Thus, the only “control system” will be the inevitable losses and subsequent bad image the MLM company will gain after it does what it was designed to do: fail. And sooner or later we have got to stop blaming this particular MLM company or that, and admit that the MLM technique itself is fundamentally flawed.
Jump up ^ Jeffery, Lyn (March 21, 2001). “Placing Practices: Transnational Network Marketing in Mainland China”. In Chen, Nancy N. China Urban: Ethnographies of Contemporary Culture. Duke University Press. pp. 23–42. ISBN 9780822326403. Archived from the original on April 22, 2016.
MLM can no longer claim to be new and, thus, exempt from the normal rules of the market and the way goods and services are sold. They have been tried and, for the most part, have failed. Some have been miserable failures in spite of offering excellent products.
In mainstream terms, it’s most similar to franchising, where a business operator buys the rights to a specific brand and in turn receives support from the company that owns the brand. But there are two big differences:
MLM companies have been trying to find ways around China’s prohibitions, or have been developing other methods, such as direct sales, to take their products to China through retail operations. The Direct Sales Regulations limit direct selling to cosmetics, health food, sanitary products, bodybuilding equipment and kitchen utensils. And the Regulations require Chinese or foreign companies (“FIEs”) who intend to engage into direct sale business in mainland China to apply for and obtain direct selling license from the Ministry of Commerce (“MOFCOM”). In 2016, there are 73 companies, including domestic and foreign companies, have obtained the direct selling license. Some multi-level marketing sellers have circumvented this ban by establishing addresses and bank accounts in Hong Kong, where the practice is legal, while selling and recruiting on the mainland.
Research has shown that our brains release more of the pleasure chemical dopamine when we unexpectedly get a reward at a random time. Gambling addicts will run up credit cards and bankrupt themselves chasing that high, continually putting coins into the slot even though it’s become clear that, overall, they are losing. Likewise, LuLaRoe customers will stay glued to Facebook groups and consultants will keep buying inventory they can’t afford in the hope they will stumble across the rarest, most elusive styles.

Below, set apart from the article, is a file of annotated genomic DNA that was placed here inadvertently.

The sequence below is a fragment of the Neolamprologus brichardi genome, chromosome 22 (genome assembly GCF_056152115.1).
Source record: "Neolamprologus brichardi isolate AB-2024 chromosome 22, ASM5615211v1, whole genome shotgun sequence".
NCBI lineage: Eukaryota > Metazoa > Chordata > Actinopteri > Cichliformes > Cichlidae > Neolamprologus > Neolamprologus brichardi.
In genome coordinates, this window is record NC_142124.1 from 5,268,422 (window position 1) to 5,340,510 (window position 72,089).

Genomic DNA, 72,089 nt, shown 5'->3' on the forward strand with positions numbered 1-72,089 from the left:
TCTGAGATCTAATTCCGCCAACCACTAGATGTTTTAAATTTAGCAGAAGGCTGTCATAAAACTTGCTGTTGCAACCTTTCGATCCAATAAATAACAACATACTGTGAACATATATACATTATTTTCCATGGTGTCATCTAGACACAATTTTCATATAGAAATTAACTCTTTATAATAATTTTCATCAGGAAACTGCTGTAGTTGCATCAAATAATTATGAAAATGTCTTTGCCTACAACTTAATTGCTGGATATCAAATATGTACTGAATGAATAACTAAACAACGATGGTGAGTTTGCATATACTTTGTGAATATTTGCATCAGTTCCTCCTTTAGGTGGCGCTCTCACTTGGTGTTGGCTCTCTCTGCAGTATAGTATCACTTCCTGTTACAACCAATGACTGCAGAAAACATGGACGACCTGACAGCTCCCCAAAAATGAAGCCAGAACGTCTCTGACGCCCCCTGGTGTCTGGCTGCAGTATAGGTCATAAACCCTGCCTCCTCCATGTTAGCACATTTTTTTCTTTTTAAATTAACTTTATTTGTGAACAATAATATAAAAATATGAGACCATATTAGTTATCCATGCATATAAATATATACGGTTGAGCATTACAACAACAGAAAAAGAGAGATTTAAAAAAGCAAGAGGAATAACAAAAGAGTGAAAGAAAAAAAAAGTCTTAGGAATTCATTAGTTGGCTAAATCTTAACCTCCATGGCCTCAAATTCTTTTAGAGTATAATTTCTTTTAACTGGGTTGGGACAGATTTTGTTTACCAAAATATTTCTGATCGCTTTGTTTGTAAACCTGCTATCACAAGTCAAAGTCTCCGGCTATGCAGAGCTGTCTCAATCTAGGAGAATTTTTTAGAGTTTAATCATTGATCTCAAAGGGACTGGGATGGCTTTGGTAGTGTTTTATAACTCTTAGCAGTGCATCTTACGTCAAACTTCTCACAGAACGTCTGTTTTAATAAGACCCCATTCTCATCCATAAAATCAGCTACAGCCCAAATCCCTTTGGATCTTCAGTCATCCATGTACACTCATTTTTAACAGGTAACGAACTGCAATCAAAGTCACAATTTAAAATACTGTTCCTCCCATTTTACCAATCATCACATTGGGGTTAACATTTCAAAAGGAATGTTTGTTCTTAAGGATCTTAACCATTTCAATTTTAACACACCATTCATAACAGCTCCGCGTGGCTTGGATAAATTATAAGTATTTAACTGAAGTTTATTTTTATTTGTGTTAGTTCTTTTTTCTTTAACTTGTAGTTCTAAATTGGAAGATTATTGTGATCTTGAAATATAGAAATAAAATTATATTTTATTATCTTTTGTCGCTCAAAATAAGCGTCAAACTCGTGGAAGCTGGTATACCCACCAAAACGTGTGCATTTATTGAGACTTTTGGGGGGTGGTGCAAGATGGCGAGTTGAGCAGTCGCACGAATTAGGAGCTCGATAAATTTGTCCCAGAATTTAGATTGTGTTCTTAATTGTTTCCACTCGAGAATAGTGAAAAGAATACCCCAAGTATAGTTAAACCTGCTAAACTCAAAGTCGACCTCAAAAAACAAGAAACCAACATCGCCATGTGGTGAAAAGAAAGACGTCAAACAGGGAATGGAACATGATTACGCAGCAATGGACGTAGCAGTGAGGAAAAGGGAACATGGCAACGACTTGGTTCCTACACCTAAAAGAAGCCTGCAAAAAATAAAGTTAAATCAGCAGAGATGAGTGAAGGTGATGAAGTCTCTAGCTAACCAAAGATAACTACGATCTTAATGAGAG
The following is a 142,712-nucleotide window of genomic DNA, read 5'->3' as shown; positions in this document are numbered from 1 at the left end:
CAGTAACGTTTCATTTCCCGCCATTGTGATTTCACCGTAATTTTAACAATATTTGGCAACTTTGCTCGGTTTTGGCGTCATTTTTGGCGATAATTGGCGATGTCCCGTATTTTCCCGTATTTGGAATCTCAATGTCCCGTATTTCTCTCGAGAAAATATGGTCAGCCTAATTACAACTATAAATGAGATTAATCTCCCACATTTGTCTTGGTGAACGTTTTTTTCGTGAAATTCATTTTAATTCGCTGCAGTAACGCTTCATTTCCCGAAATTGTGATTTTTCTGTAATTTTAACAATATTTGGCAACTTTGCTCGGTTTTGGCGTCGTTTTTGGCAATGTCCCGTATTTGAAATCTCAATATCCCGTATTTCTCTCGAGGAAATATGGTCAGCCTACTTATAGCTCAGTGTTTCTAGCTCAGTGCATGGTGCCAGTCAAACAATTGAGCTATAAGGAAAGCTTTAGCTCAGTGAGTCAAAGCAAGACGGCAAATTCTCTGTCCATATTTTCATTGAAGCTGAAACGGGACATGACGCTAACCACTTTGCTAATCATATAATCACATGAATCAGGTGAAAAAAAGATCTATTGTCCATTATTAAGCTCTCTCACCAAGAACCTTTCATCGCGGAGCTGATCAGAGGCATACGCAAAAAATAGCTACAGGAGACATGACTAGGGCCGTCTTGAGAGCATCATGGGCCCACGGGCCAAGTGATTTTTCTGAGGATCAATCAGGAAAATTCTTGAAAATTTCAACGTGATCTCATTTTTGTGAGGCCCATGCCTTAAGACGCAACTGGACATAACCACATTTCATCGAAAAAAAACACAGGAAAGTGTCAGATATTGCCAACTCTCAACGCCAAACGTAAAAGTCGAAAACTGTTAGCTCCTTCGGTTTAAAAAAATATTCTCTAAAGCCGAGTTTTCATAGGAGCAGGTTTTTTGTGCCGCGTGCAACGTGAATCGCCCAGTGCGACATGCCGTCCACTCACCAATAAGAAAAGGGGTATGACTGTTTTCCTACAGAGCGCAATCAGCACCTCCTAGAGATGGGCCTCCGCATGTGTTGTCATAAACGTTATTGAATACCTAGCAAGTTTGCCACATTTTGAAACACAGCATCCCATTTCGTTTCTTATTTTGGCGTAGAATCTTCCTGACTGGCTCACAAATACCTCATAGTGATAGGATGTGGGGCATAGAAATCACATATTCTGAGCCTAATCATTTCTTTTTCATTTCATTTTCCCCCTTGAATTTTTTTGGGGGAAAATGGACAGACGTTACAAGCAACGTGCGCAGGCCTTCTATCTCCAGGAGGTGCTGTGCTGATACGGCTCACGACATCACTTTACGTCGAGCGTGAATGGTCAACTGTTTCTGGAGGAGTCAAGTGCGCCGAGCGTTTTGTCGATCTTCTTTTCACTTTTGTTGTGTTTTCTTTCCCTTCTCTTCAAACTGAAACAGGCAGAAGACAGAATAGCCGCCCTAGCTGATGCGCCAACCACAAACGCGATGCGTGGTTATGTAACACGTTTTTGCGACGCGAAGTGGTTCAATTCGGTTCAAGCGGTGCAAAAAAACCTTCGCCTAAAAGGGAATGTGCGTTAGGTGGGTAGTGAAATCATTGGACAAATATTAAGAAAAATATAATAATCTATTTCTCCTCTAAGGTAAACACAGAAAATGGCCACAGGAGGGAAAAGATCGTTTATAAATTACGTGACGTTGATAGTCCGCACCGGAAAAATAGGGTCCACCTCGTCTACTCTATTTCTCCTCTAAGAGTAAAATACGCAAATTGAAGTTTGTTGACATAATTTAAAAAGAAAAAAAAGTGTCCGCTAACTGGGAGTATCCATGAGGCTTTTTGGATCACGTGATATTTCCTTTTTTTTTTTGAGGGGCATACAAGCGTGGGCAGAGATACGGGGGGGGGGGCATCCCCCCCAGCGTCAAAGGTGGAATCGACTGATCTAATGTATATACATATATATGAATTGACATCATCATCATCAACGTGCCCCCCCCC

**For purposes of comparing Internet search term interest using Google Trends (GT),all 25 companies were compared to the term, MLM. A score of 1.00 would indicate the same level of Internet search interest; anything above 1.00 more interest, anything below 1.00 less interest.
MLMs sell themselves using self-empowerment language and sparkly beauty products. They’re #girlboss mythology repacked for Christians and Mormons; entrepreneurialism for women brought up believing men should be the breadwinners; and a peppy dream for millennials who were told they could do anything.
But even if LuLaRoe were to go out of business tomorrow, another MLM pushing scented candles, jewelry, or kitchen products would rise up to take its place. “The regulators cannot keep up with these companies,” Brooks says. “There are so many of them. When one company blows up, the founders and high-level distributors move on to another company, and it goes on and on.” At best, LuLaRoe is a company that grew too fast; at worst, it consciously preyed on business-naïve communities eager for a sense of self-sufficiency.
Manes invested about $4,000 into her Arbonne business, which she maintained for a year. By the end, she’d only made $600. “I had vendor shows, so I had to purchase product for display. Obviously, I used the products that didn’t sell… but I wouldn’t have initially bought them,” she says. “I also felt pressure from my upline to purchase more to make the business successful. It was constantly said that you should have the latest products and try everything before you sell it.”
“I did pretty well for myself,” says Stern, who split sales with her business partner. The work was part-time, and she pulled in anywhere from $5,000 to $10,000 a month in revenue. Every month, the head of her consultant group would post a leaderboard for the top inventory buyers and sellers, some of whom were bringing in up to $60,000 a month. Stern noticed that the amount of inventory bought correlated with higher income, so after attending one of LuLaRoe’s touring conferences, she was inspired to bulk up her inventory. She and her business partner went on a buying spree, posting pictures of all the unopened boxes on her Facebook page, which began to swell with excited customers.
The Federal Trade Commission warns “Not all multilevel marketing plans are legitimate. Some are pyramid schemes. It’s best not to get involved in plans where the money you make is based primarily on the number of distributors you recruit and your sales to them, rather than on your sales to people outside the plan who intend to use the products.”
LuLaRoe’s messaging is filled with positive language: “I believe in you” is the company’s unofficial tag line, and body-positive imagery floods its website to showcase its large selection of flattering plus-size outfits. “It’s hard to find plus-size clothing that actually looks good—that makes you feel like you look good,” Sophie says. “That’s why there’s such a customer base for LuLaRoe.”